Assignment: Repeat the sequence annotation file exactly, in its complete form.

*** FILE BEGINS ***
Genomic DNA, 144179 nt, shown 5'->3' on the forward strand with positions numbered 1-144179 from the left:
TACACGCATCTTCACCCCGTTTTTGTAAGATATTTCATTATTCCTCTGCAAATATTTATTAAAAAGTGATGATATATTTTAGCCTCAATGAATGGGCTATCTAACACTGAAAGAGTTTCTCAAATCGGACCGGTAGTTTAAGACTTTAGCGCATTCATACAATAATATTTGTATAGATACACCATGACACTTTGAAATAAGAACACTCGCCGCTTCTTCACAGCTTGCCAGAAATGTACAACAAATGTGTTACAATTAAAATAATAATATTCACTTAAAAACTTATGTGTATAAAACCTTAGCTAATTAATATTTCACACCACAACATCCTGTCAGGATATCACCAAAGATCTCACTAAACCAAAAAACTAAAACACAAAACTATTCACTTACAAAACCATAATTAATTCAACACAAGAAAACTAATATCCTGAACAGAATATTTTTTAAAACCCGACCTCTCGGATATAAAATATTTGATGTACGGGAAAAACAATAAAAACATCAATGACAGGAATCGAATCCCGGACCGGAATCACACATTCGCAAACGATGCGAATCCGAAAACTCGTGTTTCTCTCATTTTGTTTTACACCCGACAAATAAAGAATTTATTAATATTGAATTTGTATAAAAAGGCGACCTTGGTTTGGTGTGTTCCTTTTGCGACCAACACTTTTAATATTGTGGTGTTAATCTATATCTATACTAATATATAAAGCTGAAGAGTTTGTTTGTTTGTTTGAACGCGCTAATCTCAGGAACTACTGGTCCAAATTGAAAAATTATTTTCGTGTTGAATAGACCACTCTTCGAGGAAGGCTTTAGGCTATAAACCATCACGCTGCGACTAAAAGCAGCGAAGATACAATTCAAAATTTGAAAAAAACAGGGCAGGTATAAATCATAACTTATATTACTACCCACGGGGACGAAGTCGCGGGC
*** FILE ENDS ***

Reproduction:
Genomic DNA, 144179 nt, shown 5'->3' on the forward strand with positions numbered 1-144179 from the left:
TACACGCATCTTCACCCCGTTTTTGTAAGATATTTCATTATTCCTCTGCAAATATTTATTAAAAAGTGATGATATATTTTAGCCTCAATGAATGGGCTATCTAACACTGAAAGAGTTTCTCAAATCGGACCGGTAGTTTAAGACTTTAGCGCATTCATACAATAATATTTGTATAGATACACCATGACACTTTGAAATAAGAACACTCGCCGCTTCTTCACAGCTTGCCAGAAATGTACAACAAATGTGTTACAATTAAAATAATAATATTCACTTAAAAACTTATGTGTATAAAACCTTAGCTAATTAATATTTCACACCACAACATCCTGTCAGGATATCACCAAAGATCTCACTAAACCAAAAAACTAAAACACAAAACTATTCACTTACAAAACCATAATTAATTCAACACAAGAAAACTAATATCCTGAACAGAATATTTTTTAAAACCCGACCTCTCGGATATAAAATATTTGATGTACGGGAAAAACAATAAAAACATCAATGACAGGAATCGAATCCCGGACCGGAATCACACATTCGCAAACGATGCGAATCCGAAAACTCGTGTTTCTCTCATTTTGTTTTACACCCGACAAATAAAGAATTTATTAATATTGAATTTGTATAAAAAGGCGACCTTGGTTTGGTGTGTTCCTTTTGCGACCAACACTTTTAATATTGTGGTGTTAATCTATATCTATACTAATATATAAAGCTGAAGAGTTTGTTTGTTTGTTTGAACGCGCTAATCTCAGGAACTACTGGTCCAAATTGAAAAATTATTTTCGTGTTGAATAGACCACTCTTCGAGGAAGGCTTTAGGCTATAAACCATCACGCTGCGACTAAAAGCAGCGAAGATACAATTCAAAATTTGAAAAAAACAGGGCAGGTATAAATCATAACTTATATTACTACCCACGGGGACGAAGTCGCGGGC